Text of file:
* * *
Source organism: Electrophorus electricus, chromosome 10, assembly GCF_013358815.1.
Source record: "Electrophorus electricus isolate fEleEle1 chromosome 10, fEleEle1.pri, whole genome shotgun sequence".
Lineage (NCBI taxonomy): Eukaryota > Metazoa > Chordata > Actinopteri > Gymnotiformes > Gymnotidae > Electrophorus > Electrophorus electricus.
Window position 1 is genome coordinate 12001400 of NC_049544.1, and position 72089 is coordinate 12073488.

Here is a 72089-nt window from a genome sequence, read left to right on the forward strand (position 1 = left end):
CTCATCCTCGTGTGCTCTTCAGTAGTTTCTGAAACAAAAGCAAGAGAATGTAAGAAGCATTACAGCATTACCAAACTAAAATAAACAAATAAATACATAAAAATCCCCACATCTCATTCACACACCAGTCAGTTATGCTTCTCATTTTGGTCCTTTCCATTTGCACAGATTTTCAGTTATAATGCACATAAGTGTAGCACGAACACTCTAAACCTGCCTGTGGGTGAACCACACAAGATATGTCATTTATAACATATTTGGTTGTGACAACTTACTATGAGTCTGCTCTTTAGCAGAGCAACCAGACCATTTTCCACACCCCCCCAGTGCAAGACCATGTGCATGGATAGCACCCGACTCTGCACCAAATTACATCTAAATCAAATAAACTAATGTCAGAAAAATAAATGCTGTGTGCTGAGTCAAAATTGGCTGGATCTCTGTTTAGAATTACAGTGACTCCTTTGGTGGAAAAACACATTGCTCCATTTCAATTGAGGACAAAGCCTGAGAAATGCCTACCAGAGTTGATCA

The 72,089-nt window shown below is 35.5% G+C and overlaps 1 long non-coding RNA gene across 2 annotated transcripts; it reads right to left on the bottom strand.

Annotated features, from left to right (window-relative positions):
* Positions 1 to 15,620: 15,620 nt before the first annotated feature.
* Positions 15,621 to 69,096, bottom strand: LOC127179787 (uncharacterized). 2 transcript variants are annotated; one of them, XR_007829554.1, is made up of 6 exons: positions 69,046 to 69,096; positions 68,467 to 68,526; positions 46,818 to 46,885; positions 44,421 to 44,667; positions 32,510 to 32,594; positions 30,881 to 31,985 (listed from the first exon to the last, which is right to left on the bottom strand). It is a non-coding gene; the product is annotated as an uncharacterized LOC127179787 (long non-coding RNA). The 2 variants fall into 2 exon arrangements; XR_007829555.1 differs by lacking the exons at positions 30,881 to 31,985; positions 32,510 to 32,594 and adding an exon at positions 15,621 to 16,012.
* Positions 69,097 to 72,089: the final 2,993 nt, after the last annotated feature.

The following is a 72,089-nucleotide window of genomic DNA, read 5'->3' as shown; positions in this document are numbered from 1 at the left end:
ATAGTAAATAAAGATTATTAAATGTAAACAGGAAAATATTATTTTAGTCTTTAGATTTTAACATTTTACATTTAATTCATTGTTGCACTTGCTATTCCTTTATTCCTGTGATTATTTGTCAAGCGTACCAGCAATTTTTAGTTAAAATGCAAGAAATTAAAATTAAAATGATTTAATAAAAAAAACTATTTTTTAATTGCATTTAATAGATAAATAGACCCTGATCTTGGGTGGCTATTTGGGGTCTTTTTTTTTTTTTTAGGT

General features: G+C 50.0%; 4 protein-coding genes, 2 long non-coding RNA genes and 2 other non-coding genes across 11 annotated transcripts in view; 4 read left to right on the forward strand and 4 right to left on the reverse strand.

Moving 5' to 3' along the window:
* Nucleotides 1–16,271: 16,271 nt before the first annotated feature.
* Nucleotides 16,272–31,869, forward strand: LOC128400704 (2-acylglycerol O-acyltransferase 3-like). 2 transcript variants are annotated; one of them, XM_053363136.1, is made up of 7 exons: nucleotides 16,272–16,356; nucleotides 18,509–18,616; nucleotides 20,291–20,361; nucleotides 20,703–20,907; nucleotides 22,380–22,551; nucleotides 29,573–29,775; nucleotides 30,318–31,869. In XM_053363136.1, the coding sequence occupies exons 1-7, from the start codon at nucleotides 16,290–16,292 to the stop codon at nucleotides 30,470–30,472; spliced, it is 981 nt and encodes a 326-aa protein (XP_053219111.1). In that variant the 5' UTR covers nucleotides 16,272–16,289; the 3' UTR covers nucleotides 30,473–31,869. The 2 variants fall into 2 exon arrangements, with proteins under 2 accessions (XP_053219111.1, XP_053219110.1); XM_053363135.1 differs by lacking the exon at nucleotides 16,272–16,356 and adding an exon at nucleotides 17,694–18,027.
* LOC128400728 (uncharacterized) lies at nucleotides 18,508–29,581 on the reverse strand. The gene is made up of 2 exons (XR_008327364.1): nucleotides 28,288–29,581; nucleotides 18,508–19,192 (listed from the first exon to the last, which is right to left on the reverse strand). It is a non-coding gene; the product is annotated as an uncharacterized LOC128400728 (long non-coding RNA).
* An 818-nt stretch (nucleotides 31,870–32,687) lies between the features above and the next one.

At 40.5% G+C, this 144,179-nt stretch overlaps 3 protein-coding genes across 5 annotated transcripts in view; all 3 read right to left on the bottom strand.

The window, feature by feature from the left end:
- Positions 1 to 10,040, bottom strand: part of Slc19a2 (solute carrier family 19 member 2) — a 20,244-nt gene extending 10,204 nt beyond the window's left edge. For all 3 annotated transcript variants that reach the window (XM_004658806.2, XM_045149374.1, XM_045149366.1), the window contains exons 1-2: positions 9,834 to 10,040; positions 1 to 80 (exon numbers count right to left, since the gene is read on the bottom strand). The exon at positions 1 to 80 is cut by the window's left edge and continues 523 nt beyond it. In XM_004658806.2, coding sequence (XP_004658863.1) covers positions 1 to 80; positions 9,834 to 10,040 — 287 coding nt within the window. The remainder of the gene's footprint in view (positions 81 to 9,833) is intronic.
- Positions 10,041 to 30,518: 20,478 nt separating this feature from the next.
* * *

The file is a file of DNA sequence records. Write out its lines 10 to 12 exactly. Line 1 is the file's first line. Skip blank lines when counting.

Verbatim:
* Positions 15,621 to 69,096, bottom strand: LOC127179787 (uncharacterized). 2 transcript variants are annotated; one of them, XR_007829554.1, is made up of 6 exons: positions 69,046 to 69,096; positions 68,467 to 68,526; positions 46,818 to 46,885; positions 44,421 to 44,667; positions 32,510 to 32,594; positions 30,881 to 31,985 (listed from the first exon to the last, which is right to left on the bottom strand). It is a non-coding gene; the product is annotated as an uncharacterized LOC127179787 (long non-coding RNA). The 2 variants fall into 2 exon arrangements; XR_007829555.1 differs by lacking the exons at positions 30,881 to 31,985; positions 32,510 to 32,594 and adding an exon at positions 15,621 to 16,012.
* Positions 69,097 to 72,089: the final 2,993 nt, after the last annotated feature.

The following is a 72,089-nucleotide window of genomic DNA, read 5'->3' as shown; positions in this document are numbered from 1 at the left end: